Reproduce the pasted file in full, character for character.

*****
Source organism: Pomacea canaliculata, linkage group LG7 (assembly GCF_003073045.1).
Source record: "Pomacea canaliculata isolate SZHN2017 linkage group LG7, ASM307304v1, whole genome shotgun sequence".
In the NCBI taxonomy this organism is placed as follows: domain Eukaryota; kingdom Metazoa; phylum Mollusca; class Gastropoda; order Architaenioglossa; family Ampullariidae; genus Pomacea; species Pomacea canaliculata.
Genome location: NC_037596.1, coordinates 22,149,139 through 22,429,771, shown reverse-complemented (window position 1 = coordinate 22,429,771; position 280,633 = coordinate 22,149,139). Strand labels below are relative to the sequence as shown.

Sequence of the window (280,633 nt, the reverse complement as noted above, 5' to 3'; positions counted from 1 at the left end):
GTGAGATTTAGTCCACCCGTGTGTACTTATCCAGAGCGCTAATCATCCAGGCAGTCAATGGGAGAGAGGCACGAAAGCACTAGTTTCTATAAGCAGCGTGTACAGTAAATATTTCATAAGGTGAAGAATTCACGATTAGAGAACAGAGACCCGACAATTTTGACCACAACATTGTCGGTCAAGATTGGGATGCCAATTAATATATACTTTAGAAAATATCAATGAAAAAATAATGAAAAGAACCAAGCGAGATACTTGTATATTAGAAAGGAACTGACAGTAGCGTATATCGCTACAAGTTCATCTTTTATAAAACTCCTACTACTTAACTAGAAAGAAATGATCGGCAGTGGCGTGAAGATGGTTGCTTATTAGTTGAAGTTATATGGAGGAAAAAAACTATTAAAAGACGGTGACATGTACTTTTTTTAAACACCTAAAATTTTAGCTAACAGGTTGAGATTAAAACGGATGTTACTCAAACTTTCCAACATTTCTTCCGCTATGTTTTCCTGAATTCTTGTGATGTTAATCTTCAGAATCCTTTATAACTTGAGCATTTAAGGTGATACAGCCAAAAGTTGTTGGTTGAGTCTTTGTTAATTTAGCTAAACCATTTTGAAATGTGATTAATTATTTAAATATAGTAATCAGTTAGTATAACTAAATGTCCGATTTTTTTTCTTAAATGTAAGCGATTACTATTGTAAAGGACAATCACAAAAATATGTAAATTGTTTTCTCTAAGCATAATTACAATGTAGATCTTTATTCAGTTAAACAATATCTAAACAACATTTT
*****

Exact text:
Source organism: Pomacea canaliculata, linkage group LG7 (assembly GCF_003073045.1).
Source record: "Pomacea canaliculata isolate SZHN2017 linkage group LG7, ASM307304v1, whole genome shotgun sequence".
In the NCBI taxonomy this organism is placed as follows: domain Eukaryota; kingdom Metazoa; phylum Mollusca; class Gastropoda; order Architaenioglossa; family Ampullariidae; genus Pomacea; species Pomacea canaliculata.
Genome location: NC_037596.1, coordinates 22,149,139 through 22,429,771, shown reverse-complemented (window position 1 = coordinate 22,429,771; position 280,633 = coordinate 22,149,139). Strand labels below are relative to the sequence as shown.

Sequence of the window (280,633 nt, the reverse complement as noted above, 5' to 3'; positions counted from 1 at the left end):
GTGAGATTTAGTCCACCCGTGTGTACTTATCCAGAGCGCTAATCATCCAGGCAGTCAATGGGAGAGAGGCACGAAAGCACTAGTTTCTATAAGCAGCGTGTACAGTAAATATTTCATAAGGTGAAGAATTCACGATTAGAGAACAGAGACCCGACAATTTTGACCACAACATTGTCGGTCAAGATTGGGATGCCAATTAATATATACTTTAGAAAATATCAATGAAAAAATAATGAAAAGAACCAAGCGAGATACTTGTATATTAGAAAGGAACTGACAGTAGCGTATATCGCTACAAGTTCATCTTTTATAAAACTCCTACTACTTAACTAGAAAGAAATGATCGGCAGTGGCGTGAAGATGGTTGCTTATTAGTTGAAGTTATATGGAGGAAAAAAACTATTAAAAGACGGTGACATGTACTTTTTTTAAACACCTAAAATTTTAGCTAACAGGTTGAGATTAAAACGGATGTTACTCAAACTTTCCAACATTTCTTCCGCTATGTTTTCCTGAATTCTTGTGATGTTAATCTTCAGAATCCTTTATAACTTGAGCATTTAAGGTGATACAGCCAAAAGTTGTTGGTTGAGTCTTTGTTAATTTAGCTAAACCATTTTGAAATGTGATTAATTATTTAAATATAGTAATCAGTTAGTATAACTAAATGTCCGATTTTTTTTCTTAAATGTAAGCGATTACTATTGTAAAGGACAATCACAAAAATATGTAAATTGTTTTCTCTAAGCATAATTACAATGTAGATCTTTATTCAGTTAAACAATATCTAAACAACATTTT